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Not confident this is a good road trip vehicle for me...

So I just went on my second roadtrip in my fairly new Model S and it went very well up until I hit a pothole and lost two tires. I really enjoy driving my MS, especially with AutoPilot on a long trip, but being stranded for 3 hours with my young children make me wonder if, at least in my situation, if it is a bad decision to take this vehicle on long trips.

Quick summary of what happened: I'm on the side of the freeway about 1-1/4 hours north of Atlanta, 70 miles away from the closest Tesla service center. Roadside assistance was nice and tried hard but it feels like when stuck in a rural setting, especially outside of CA, their standard operating procedures didn't cover the situation well. But I digress. The call started well, he was going to send a tow truck and then get me an Uber to get me home. Then I realized a big problem -- I had two kids in the car but only one car seat because one of them was in the rear third-row seats. So I called back with my concerns about whether or not Uber would work and he told me he would get an Uber, then call them and find out if they had a car seat, and if not cancel the Uber and get another one and keep trying until he found one with a car seat. It seemed a tedious process but plausible.

Meanwhile the only towing options he could find were in Atlanta so they started on their journey up to where I was stuck. Then he found out there weren't any Uber drivers that could pick me up way north of Atlanta. So in the end I called my wife (who was fortunately home with our minivan and loaded with the proper car seats) and she headed up to meet us, ultimately arriving about 3 hours after I was stranded (in hindsight I should have had her start driving about an hour sooner but I was hopeful that Tesla would find an option instead of bothering my wife since the trip was designed to give her a much needed break). In the end we got home and the kids to bed very late and any gas savings was wasted on the ~150 mile journey in the minivan. I also had to pay about $60 for the extra 20 miles of towing beyond the 50 miles that is included in roadside assistance.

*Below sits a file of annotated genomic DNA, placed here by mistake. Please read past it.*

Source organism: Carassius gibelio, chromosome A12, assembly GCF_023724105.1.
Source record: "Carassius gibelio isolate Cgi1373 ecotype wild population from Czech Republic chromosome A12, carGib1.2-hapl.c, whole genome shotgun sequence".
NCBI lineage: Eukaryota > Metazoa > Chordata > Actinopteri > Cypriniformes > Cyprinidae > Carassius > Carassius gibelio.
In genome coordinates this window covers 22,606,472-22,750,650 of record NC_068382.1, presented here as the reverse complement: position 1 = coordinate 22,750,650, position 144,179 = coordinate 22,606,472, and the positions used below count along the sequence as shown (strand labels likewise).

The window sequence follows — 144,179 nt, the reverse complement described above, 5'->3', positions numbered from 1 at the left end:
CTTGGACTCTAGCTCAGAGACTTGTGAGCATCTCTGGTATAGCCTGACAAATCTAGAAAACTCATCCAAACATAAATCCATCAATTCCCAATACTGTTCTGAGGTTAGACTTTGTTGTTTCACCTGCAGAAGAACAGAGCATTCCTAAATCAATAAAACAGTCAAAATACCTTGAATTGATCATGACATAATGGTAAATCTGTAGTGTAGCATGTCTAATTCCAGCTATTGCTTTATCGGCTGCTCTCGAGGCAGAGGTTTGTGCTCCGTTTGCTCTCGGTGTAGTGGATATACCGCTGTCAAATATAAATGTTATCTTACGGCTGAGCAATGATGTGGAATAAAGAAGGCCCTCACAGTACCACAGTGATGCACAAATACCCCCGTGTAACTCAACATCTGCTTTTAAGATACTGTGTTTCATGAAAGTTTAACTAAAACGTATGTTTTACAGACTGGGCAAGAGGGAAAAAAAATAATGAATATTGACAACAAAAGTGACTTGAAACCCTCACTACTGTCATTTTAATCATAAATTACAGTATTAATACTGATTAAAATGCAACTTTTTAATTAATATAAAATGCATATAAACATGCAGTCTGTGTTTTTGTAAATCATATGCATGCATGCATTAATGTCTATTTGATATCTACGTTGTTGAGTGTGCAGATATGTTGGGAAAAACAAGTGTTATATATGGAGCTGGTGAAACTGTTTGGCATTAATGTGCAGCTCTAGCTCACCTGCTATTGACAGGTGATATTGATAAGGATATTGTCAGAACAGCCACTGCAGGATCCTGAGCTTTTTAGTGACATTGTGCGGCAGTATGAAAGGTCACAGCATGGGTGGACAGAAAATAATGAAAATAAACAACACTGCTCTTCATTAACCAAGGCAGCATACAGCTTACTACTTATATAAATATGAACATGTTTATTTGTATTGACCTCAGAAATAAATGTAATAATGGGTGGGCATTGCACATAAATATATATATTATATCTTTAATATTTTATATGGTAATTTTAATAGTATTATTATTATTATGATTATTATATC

Again I'm not complaining about the quality of the help from Tesla, they were actually pretty helpful (although I have never used any other roadside assistance program against which I could compare). But I wonder if I'm putting myself at unnecessary risk for this type of situation occurring again by going on long trips in my MS, specifically:

1) With no spare tire I'm guaranteed to be stranded if I lose a tire (yes in this case I lost two but that seems pretty unlikely to happen regularly).

2) With the third-row seats I'm guaranteed to be short a car seat (and eventually two) if I ever need to take an Uber or a rental car, possibly requiring me to buy or rent car sets.

3) If this would have happened further from my home (I was visiting TN) and/or on the way out of town rather than on the way home it could have dramatically affected all of the pre-arranged activities (hotel, entertainment, etc) for my short vacation, and possibly caused me to miss work or other activities back at home if I got home days late.

For #1 I have a tire repair kit, however this was the 4th and 5th flat tire I have had and I'm pretty sure the tire repair kit wouldn't have helped with any of them.